Refugee kids shine on Calgary soccer pitch thanks to community association

With more refugees now calling Calgary home, more kids are finding themselves ripped from their friends and the sports teams they were once a part of. Carolyn Kury de Castillo reports on a Calgary community association that is making sure no one is left behind.

It’s been a year since Oksana Chapenko decided to move with her mother, her husband and three kids to escape the war in Ukraine.

Two of the couple’s friends died during a Russian missile strike that killed at least 20 people in their home town of Kremenchuk last year.

“We communicate with my sister because she is still in Ukraine — and a lot of our friends — and it’s hard,” Chapenko said.

The kids had to quickly learn English and adapt to being torn apart from the school, sports teams and friends they had back home. But being part of a sports team is helping.

While the toddler is a little young for being on the pitch, Chapenko’s two boys are now part of the Lakeview Community Association soccer team.

“They were very excited because it’s in the community and a lot of guys they know from school. For us adults, it’s an opportunity to communicate as parents in a nice situation. The boys enjoy playing, because it’s friendly soccer,” Chapenko said.

“They build a closer relationship with other boys, so I think it’s a really great opportunity.”

The Lakeview Community Association dipped into its reserve fund to cover the costs of refugees who want to play “the beautiful game.” It’s part of their “no one left behind” policy that started in response to the number of Syrian refugees who are now calling Calgary home.

Tammy Brigidear has been helping around 40 families get settled in Calgary since the war in Ukraine started. She says sports helps build a sense of belonging.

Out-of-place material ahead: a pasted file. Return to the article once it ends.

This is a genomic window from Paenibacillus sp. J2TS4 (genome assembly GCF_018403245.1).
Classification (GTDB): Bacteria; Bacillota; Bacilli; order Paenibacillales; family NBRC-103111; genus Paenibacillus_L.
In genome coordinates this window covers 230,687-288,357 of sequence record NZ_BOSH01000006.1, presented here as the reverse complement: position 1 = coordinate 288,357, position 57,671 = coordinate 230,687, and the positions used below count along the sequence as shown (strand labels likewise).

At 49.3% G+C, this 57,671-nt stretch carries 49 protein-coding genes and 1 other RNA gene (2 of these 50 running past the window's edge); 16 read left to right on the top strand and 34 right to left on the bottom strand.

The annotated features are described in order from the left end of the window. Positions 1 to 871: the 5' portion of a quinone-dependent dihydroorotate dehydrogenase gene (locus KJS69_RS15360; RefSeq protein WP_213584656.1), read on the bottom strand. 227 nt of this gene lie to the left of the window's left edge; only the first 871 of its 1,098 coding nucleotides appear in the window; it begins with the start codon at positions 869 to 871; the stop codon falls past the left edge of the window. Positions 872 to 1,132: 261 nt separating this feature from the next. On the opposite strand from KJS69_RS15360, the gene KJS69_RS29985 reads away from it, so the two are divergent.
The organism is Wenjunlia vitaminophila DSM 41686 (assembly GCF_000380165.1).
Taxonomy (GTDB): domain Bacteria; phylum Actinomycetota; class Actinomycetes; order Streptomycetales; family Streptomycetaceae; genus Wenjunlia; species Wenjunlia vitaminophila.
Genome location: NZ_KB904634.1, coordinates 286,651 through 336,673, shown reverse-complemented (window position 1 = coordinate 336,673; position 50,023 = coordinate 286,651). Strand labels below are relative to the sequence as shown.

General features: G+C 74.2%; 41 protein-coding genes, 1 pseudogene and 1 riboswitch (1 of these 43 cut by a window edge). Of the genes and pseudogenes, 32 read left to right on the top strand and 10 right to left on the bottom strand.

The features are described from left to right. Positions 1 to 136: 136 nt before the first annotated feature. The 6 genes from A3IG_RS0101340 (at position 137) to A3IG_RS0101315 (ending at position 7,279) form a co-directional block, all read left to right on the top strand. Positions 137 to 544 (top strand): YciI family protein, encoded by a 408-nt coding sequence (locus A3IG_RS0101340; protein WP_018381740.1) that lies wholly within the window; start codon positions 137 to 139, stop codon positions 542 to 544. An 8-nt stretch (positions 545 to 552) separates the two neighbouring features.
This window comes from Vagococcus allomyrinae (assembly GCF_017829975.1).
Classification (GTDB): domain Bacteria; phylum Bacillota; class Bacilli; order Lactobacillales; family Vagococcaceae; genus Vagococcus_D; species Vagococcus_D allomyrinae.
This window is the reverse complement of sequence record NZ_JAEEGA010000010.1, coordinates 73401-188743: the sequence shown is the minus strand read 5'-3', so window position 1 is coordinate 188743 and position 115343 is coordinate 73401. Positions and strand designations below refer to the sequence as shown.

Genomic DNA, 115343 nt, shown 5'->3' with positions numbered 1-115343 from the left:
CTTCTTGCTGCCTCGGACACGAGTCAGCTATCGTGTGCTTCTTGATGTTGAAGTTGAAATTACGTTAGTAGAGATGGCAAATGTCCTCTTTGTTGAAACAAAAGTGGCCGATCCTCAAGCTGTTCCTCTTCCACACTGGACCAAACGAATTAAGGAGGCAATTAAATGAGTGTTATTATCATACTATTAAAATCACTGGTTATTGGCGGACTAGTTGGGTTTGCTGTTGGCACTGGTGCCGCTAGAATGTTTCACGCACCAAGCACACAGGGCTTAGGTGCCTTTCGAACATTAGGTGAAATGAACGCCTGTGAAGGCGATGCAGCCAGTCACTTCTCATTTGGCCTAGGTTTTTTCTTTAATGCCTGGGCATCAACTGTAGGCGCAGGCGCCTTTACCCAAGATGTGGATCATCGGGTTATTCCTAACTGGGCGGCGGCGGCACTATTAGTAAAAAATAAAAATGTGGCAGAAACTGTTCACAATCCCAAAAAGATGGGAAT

“It was really to help them feel welcome to Canada and to our community, and having the opportunity to do everything that their friends and classmates are doing,” Brigidear said.

“From a parents perspective, they’ve been able to see their kids laugh and play… It gives them peace of mind, and it’s definitely helping both parents and kids settle,” Brigidear said.

Organizers said this is a way for people who may not be able to host a family in their home to feel like they are helping newcomers.

“It’s not just about no one left behind. It’s about the community spirit that lifts everybody — a rising tide lifts all boats,” said Jon Himmens, president of the Lakeview Community Association. “It’s taken everybody to come together to make this possible.”

The plan is to expand the program to make it permanent, by asking parents to chip in when they register their players.

There are now ten recently-arrived Ukrainian children on the local soccer team in Lakeview.

© 2023 Global News, a division of Corus Entertainment Inc.

You May Also Like

Top Stories